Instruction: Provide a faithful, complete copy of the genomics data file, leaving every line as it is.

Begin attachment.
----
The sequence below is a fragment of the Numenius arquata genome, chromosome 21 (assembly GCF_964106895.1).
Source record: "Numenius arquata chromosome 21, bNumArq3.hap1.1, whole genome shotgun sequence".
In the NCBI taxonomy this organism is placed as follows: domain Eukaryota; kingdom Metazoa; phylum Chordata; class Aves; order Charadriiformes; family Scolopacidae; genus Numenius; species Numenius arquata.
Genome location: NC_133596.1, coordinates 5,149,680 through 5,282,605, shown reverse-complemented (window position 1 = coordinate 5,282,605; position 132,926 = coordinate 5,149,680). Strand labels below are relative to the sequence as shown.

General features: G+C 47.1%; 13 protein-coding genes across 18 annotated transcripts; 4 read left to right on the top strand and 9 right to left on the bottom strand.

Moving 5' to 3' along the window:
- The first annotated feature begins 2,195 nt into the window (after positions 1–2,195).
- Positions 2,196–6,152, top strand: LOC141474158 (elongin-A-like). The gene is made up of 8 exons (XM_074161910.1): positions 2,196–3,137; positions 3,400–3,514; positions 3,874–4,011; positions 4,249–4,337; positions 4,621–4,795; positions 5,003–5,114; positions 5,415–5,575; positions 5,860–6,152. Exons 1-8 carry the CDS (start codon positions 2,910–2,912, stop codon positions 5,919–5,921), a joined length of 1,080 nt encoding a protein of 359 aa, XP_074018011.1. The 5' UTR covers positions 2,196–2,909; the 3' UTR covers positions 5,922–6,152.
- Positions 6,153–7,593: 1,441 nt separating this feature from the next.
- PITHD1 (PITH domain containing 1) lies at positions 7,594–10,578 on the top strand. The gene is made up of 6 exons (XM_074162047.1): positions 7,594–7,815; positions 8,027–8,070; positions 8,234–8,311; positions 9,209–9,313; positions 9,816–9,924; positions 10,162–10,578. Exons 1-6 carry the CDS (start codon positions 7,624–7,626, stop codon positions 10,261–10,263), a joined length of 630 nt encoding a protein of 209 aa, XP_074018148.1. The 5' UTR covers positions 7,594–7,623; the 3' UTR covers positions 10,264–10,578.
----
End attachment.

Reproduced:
The sequence below is a fragment of the Numenius arquata genome, chromosome 21 (assembly GCF_964106895.1).
Source record: "Numenius arquata chromosome 21, bNumArq3.hap1.1, whole genome shotgun sequence".
In the NCBI taxonomy this organism is placed as follows: domain Eukaryota; kingdom Metazoa; phylum Chordata; class Aves; order Charadriiformes; family Scolopacidae; genus Numenius; species Numenius arquata.
Genome location: NC_133596.1, coordinates 5,149,680 through 5,282,605, shown reverse-complemented (window position 1 = coordinate 5,282,605; position 132,926 = coordinate 5,149,680). Strand labels below are relative to the sequence as shown.

General features: G+C 47.1%; 13 protein-coding genes across 18 annotated transcripts; 4 read left to right on the top strand and 9 right to left on the bottom strand.

Moving 5' to 3' along the window:
- The first annotated feature begins 2,195 nt into the window (after positions 1–2,195).
- Positions 2,196–6,152, top strand: LOC141474158 (elongin-A-like). The gene is made up of 8 exons (XM_074161910.1): positions 2,196–3,137; positions 3,400–3,514; positions 3,874–4,011; positions 4,249–4,337; positions 4,621–4,795; positions 5,003–5,114; positions 5,415–5,575; positions 5,860–6,152. Exons 1-8 carry the CDS (start codon positions 2,910–2,912, stop codon positions 5,919–5,921), a joined length of 1,080 nt encoding a protein of 359 aa, XP_074018011.1. The 5' UTR covers positions 2,196–2,909; the 3' UTR covers positions 5,922–6,152.
- Positions 6,153–7,593: 1,441 nt separating this feature from the next.
- PITHD1 (PITH domain containing 1) lies at positions 7,594–10,578 on the top strand. The gene is made up of 6 exons (XM_074162047.1): positions 7,594–7,815; positions 8,027–8,070; positions 8,234–8,311; positions 9,209–9,313; positions 9,816–9,924; positions 10,162–10,578. Exons 1-6 carry the CDS (start codon positions 7,624–7,626, stop codon positions 10,261–10,263), a joined length of 630 nt encoding a protein of 209 aa, XP_074018148.1. The 5' UTR covers positions 7,594–7,623; the 3' UTR covers positions 10,264–10,578.